Business on Each Step
Street sellers form also an indivisible part of Istanbul way of life. Their moving stands, constructed in such way, in order to be quickly removed, provided police guard is approaching, are offering various scale of subjects, which seem to be impossible to be sold, indeed. So, you can buy moving moustaches, joined with flickering glasses, cats connected with batteries and flickering eyes, up to plastic ring, where you can draw a small wheel, composed from strange ornbaments.
The socks or standard pieces of cloths are also popular articles, offered on the street. So, this year, standard special blue smock-frocks are very fashionable in Istanbul. You can buy it at each street corner. A couple of meters distant, as these sellers of various spangles and other absurd subjects, you can meet the sellers of chestnuts, pop-corn, fish or various sorts of hazelnuts and almonds. And the chance that somebody would buy these items, is much more higher, as in the first case.
Al old woman is sitting on the stage, close to subway of tram line. She lives on selling of home-knitted subjects, displayed around on staicase. The pieces considered as the best, she spreaded around her head. But, frankly speaking, she is not the only one, offering something at the subway. The crowds of people are passing by, pressing against each other and pushing those who stopped at one stand, in order to buy something there.
You do not give, you receive - this is a rule, valid not only in football
The other two women are sitting on the stage. They do not sell anything, they beg only. One of them is overcoated in a scarf, nursing two totties on her knees. Several stages upstairs, the second woman is sitting on the earth. She is nursing a boy of at least one hundred kilos weight. But both persons are clean and well arranged. They chose quite interesting locality for their begging, so they cannot be afraid of their livehood.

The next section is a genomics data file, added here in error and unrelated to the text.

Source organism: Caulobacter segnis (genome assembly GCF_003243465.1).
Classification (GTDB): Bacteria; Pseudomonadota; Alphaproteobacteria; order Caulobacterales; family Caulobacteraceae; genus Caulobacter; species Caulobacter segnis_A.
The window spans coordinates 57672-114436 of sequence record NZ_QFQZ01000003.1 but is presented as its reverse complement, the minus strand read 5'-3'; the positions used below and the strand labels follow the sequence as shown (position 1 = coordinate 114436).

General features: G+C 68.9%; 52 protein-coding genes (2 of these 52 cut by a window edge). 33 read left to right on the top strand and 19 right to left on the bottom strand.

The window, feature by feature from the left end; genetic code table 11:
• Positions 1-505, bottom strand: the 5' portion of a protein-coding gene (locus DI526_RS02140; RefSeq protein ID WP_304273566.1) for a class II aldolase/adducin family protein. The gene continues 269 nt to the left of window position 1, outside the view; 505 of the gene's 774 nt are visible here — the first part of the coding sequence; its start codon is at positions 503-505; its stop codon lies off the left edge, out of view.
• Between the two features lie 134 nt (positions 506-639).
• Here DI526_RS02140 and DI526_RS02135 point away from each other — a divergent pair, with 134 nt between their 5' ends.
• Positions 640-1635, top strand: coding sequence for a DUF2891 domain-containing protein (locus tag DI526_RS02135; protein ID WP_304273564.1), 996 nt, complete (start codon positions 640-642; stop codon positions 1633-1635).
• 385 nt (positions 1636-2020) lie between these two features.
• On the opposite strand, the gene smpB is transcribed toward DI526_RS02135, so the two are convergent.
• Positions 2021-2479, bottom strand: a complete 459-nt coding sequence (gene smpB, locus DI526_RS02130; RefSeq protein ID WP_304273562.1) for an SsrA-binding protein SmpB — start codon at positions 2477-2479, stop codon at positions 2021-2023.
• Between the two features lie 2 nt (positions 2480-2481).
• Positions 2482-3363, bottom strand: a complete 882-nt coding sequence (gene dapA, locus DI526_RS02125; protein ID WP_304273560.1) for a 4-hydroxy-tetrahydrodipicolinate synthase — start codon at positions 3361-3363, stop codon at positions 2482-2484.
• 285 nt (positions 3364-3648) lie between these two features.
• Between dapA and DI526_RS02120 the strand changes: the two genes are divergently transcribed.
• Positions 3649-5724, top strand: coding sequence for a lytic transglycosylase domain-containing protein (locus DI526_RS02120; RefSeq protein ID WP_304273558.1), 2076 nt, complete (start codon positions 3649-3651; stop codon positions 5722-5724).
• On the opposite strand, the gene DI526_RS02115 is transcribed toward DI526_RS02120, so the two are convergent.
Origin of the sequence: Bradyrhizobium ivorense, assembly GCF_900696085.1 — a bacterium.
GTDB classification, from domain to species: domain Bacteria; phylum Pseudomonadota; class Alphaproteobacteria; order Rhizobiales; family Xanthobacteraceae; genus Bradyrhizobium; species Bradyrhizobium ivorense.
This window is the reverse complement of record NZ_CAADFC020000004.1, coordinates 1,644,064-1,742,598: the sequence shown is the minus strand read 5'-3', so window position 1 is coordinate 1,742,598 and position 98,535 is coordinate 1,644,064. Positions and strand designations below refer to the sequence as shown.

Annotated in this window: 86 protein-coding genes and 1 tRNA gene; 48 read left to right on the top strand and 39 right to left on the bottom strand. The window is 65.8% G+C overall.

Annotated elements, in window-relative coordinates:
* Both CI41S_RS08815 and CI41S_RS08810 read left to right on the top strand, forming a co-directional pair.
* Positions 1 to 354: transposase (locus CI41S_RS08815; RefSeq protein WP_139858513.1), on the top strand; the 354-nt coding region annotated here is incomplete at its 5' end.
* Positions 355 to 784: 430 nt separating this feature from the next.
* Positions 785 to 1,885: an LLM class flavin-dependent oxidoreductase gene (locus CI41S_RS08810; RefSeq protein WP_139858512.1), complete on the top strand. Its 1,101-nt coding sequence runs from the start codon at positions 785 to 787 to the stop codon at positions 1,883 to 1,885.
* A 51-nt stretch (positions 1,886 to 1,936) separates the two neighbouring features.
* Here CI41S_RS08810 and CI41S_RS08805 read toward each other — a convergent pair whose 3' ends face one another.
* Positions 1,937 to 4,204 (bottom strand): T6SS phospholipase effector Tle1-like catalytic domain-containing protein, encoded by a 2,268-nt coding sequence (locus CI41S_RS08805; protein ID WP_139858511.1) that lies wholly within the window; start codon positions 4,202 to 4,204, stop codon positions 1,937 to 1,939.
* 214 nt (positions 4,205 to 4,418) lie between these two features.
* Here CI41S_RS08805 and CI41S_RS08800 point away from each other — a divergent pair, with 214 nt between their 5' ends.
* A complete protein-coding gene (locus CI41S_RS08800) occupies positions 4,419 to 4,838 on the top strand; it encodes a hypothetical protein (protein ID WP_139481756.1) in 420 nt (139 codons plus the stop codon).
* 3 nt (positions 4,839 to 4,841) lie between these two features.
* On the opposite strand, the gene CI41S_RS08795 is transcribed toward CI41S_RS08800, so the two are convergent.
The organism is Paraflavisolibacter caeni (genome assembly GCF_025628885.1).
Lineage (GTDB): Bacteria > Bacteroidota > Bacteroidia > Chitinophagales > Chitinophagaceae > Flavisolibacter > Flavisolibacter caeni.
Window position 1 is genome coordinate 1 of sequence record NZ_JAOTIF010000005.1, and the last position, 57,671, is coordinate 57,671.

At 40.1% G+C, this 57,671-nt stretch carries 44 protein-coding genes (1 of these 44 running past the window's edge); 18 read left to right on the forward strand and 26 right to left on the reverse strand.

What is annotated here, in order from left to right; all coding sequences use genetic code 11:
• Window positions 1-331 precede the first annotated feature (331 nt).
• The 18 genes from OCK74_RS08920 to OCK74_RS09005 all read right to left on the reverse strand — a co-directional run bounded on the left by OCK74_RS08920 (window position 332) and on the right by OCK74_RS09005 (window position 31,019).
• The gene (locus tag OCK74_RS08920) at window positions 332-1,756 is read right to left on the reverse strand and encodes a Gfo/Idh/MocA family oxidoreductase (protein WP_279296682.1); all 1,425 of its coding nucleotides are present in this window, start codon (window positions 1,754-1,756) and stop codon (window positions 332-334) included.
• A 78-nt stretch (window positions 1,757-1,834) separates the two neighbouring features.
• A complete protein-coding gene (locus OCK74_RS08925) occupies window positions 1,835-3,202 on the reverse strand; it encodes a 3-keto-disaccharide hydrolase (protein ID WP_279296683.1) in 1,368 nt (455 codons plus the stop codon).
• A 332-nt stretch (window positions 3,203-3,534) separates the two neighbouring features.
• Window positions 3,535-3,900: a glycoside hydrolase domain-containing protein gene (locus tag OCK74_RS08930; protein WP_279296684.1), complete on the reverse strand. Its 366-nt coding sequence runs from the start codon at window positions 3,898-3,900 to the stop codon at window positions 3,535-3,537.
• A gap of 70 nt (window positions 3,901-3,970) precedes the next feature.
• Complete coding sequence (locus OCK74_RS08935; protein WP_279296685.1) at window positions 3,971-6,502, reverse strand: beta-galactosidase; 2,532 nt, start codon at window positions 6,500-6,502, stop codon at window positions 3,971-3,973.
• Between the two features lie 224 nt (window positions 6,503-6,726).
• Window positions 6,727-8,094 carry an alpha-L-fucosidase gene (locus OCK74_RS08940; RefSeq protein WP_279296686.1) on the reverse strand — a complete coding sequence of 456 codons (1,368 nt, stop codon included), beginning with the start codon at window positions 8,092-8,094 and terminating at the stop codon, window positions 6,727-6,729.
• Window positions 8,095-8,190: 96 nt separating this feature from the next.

Small children or old persons try to hide their beggary for selling of pocket paper hankerchieves. Small Turks know very well who could be sorry for them, so they could receive bountiful gifts. So, the women from abroad are very welcome objects, who can scarsely reject their wishes. These children are able one packet of paper handkerchieves even for couple of EUR money. And, frankly speaking, the older beggars are not successfull in this respect.
One of very interesting tourist targets for your holiday relax, there is Turkey. This country, situated on edge of Europe and Asia, has more and more suppositions to meet requirements of tourists. It became very popular thanks to combination of European and Moslem cultures.
Right now I pass a shop with ice-cream made in Bodrum. I cant miss this place. I take sour cherry, watermelon, and tangerine called dondrumu in Turkish. I continue slightly uphill to less glamorous neighborhood in Bodrum. I go up until a low white wall that surrounds famous Mausoleum in Halikarnassos.
We have just landed. I take a deep breath. Finally we are at the Bodrum Airport. We get into a bus and 40 minutes later ride downhill to Bodrum. The air has a salty smell of distant lends, colors have numerous shades, and azure horizon seamlessly changes to the sky.